Dec 23, 2013
The action takes place in the living room of a home dominated by mounted animal heads on one wall and a display of weapons on the other. At center stage is the homeowner, Kyle (Tim Hoover), who sits duct-taped to a chair, including a piece covering his mouth. The play opens with Kyle waking up and realizing his predicament........When his wife, Nan (Mary-Liz Murray), enters, she explains that after years of abuse, she’s decided to have her revenge, but has planned a slow and theatrical end for him........Luke J. Sutherland’s set design of imposing walls creates a sense of a confined space Nan is eager to escape....
Terry Bryne, Boston Globe.
When the audience enters, Kyle (Hoover) is already knocked out and strapped into his chair in the middle of the room. Seating is on opposite sides of the center performance space, and Scenic Designer Luke J. Sutherland creates the feel of a small house in the North Georgia mountains with paneled walls at either end featuring a mélange of animal trophies and rifles, pistols, and hunting knives.
Nancy /Grossman, Broadway World. com
May 20, 2013
A small band of misfits, thrown together in one man’s shabby rooming-house abode, makes desperate swipes at connection in “Almost Blue,” an absorbing thriller now playing in a Theatre on Fire production at the Charlestown Working Theater......At the center of the action is Phil (James Bocock), an ex-con guilty of an unspeakable crime, who says he doesn’t belong outside prison. With his hangdog face and burly physique, Bocock epitomizes the gentle giant, imbuing Phil with sympathy amid the pathos. Inside his seedy room, realized in spare but striking detail by designer Luke J. Sutherland, Phil stumbles from one gin-fueled hangover to another, unable to get past his crippling sense of guilt and regret.
Terry Byrne - Boston Globe
The sets, lights, and costumes create a crappy room in a rooming house that you really don’t want to stay in very long. (For the purpose of this play, that’s a good thing.) The gritty set by Luke Sutherland uses the space of the Charlestown Working Theatre brilliantly, incorporating a brick column into the set, in addition to making the room seem so gross. Sometimes gross is good, in the case of Theatre on Fire’s “Almost Blue,” very good indeed.
Robin Allen LaPlante - 90.9 WBUR The Artery
Almost Blue is billed as "a modern noir thriller set in a seedy rooming house." In my experience, it is more challenging to create the noir ambiance on stage than in a film, but the Theatre on Fire team of designers does a pretty good job of fulfilling the task in the intimate confines of the Charlestown Working Theater. Scenic Designer Luke J. Sutherland's vision of seedy includes peeling wallpaper, a grimy skylight window, and pieces of severely-used furniture.
Nance Grossman - Broadway World.com
Nov 25, 2012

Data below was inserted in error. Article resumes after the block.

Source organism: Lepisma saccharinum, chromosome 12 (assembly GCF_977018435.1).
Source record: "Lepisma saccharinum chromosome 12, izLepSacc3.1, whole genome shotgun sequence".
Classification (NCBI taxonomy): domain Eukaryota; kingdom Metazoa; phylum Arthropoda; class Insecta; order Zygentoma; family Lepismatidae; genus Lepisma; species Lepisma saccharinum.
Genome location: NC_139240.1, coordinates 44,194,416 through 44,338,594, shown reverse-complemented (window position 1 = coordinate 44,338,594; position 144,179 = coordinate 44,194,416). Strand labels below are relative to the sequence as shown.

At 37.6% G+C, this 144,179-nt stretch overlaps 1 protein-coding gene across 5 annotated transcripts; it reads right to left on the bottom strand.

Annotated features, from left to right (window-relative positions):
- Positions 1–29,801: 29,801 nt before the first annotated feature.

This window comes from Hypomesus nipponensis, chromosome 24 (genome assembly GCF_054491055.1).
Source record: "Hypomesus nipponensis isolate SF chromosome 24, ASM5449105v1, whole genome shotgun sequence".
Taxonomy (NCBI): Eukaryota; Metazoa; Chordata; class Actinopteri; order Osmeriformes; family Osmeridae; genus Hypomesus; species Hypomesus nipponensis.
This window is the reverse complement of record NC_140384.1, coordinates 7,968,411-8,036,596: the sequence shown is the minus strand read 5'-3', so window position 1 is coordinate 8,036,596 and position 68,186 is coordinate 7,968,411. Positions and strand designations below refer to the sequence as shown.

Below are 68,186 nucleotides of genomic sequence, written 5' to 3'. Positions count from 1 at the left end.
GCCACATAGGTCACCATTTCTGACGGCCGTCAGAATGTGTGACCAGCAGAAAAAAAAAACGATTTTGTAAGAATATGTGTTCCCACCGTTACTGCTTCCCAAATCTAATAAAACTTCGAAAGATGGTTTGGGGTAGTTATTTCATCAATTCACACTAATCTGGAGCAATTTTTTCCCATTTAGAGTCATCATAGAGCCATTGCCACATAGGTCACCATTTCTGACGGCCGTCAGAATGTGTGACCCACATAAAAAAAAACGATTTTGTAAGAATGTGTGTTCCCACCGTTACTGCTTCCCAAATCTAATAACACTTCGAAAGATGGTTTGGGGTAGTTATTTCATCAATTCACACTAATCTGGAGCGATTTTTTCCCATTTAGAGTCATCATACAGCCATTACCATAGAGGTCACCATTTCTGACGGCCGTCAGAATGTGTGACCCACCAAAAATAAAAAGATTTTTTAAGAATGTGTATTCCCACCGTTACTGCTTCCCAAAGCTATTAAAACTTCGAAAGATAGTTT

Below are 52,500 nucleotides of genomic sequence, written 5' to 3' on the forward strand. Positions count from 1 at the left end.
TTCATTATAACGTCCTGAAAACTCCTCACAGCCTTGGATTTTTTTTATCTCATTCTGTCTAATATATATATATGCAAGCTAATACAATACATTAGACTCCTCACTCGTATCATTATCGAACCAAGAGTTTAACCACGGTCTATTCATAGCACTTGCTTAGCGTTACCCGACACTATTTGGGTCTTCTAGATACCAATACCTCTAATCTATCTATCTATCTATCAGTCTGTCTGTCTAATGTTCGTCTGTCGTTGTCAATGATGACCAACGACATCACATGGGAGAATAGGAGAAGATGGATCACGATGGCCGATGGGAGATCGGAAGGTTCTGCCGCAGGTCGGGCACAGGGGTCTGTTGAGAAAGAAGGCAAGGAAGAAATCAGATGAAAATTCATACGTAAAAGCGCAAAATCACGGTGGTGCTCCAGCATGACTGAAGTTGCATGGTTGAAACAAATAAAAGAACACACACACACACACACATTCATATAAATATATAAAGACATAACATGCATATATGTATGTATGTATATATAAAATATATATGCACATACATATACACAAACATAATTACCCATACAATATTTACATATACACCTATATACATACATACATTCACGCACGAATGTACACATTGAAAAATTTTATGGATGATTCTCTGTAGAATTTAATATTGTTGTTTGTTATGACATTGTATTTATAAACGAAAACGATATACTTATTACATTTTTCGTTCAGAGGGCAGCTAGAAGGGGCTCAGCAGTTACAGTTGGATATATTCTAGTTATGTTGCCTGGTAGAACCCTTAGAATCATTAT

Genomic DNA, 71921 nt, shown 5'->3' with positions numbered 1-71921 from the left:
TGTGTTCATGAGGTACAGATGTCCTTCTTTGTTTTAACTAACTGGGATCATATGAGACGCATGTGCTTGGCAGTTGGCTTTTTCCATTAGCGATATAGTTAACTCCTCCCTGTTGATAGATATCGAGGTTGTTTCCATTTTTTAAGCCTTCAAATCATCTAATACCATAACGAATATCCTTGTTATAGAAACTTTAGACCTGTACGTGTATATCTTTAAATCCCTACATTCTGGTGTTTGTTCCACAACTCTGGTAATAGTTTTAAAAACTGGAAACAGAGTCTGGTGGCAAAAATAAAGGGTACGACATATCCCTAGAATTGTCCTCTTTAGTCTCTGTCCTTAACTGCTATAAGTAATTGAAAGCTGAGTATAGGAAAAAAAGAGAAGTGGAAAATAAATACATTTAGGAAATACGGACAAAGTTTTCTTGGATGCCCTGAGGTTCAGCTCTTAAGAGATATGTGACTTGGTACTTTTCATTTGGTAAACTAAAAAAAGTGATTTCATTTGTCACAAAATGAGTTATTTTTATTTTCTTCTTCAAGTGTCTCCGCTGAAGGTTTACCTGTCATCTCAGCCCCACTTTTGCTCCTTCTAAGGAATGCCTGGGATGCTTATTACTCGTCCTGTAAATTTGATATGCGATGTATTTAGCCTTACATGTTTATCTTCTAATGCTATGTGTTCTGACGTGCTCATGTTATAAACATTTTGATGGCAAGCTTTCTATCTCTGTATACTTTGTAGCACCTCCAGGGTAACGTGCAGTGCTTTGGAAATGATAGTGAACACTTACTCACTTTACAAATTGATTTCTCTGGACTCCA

Now, Carmichael has landed in a seedy hotel room, designed by Luke J. Sutherland, that features a low-slung bed above which hangs a large wheel. A mysterious brown suitcase is on the other side of the room, and a not-mysterious-at-all gun is tucked into Carmichael’s waistband.
Don Aucoin, Boston Globe
Kudos also goes to scenic designer Luke J. Sutherland for creating the perfect adobe feel of an Arizona hotel gone to seed. His yellowing wagon-wheel esthetics grounds the play in a faded earthiness.
Craig Idlebrook, the New England Theatre Geek
Scenic Designer Luke J. sutherland imbues the nondescript room with an aura of existential angst befitting its inhabitants. A single bed, a club chair, and a small nightstand with a lamp and a phone are the room's only furnishings, and decorations are limited to a dull painting and a beat up wagon wheel on the walls.
Nancy Grossman, Broadwayworld.com
Nov 21, 2012
The set itself is simple and the stage has 5 different areas that the characters interact on. Whether we are looking straight ahead on 3 areas on stage or the house left or right, we are thrust into this world in such an intimate space. Luke Sutherland’s set captures each area perfectly and thanks to the effective lighting design of Eric Jacobsen, we are able to see each area for each scene. Whether we are in house of Blackadder or the Queen’s throne room, we get to see a simple and effective set create this world. One set that was particularly impressive was in one “episode” where Blackadder, his friend Percy, servant Baldrick and Captain Redbeard Rum are upon a ship, due to Blackadder’s attempt to travel the unknown (thanks to a large part to his pride and short-sightedness). The four in are sitting a small cabin that wonderfully creates a sense of claustrophobia, which was in a small open room above the entrance of the theatre space.
Christen "The Card" Hegg - http://muffineatsdragon.blogspot.com/2011_04_01_archive.html
Eric Jacobsen’s lighting follows the action all around the performance space, and Luke J. Sutherland’s set design is economical and handsome.
Kilian Melloy, edge Boston, MA http://www.edgeboston.com/?118356